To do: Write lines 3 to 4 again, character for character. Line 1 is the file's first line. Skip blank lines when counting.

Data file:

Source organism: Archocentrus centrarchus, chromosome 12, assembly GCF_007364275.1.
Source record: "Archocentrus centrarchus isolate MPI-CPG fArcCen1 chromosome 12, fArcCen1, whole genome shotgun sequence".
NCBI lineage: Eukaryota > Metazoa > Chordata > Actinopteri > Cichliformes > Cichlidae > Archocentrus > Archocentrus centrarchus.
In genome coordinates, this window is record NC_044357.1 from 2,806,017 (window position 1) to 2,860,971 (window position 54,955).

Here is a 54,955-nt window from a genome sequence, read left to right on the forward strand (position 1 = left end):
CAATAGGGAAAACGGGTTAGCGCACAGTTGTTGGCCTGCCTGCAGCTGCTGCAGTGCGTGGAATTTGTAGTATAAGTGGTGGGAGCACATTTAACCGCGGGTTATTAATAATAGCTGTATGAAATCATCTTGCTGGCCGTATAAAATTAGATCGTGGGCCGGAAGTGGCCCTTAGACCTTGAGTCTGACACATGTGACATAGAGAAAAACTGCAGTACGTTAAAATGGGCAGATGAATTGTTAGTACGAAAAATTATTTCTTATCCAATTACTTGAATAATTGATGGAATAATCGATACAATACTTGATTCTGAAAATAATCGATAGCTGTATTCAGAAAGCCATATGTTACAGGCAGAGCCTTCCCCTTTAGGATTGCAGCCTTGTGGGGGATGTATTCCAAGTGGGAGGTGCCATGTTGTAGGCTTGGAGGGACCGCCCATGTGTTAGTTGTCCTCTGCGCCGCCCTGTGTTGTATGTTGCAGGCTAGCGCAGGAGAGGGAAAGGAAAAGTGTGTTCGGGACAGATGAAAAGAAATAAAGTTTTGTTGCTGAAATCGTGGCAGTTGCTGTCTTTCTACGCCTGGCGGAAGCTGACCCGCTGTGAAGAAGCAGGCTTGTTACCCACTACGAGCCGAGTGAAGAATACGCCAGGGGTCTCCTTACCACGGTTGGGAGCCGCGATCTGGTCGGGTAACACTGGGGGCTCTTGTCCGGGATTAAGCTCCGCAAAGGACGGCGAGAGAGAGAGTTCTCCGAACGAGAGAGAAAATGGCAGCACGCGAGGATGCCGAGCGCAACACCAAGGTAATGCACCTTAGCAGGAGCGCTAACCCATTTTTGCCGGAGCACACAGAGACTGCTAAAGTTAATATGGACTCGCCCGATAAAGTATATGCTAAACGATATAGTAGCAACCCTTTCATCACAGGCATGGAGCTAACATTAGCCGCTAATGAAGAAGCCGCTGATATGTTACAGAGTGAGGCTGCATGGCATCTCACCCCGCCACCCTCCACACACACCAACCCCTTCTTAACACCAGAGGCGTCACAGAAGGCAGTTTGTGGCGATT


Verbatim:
NCBI lineage: Eukaryota > Metazoa > Chordata > Actinopteri > Cichliformes > Cichlidae > Archocentrus > Archocentrus centrarchus.
In genome coordinates, this window is record NC_044357.1 from 2,806,017 (window position 1) to 2,860,971 (window position 54,955).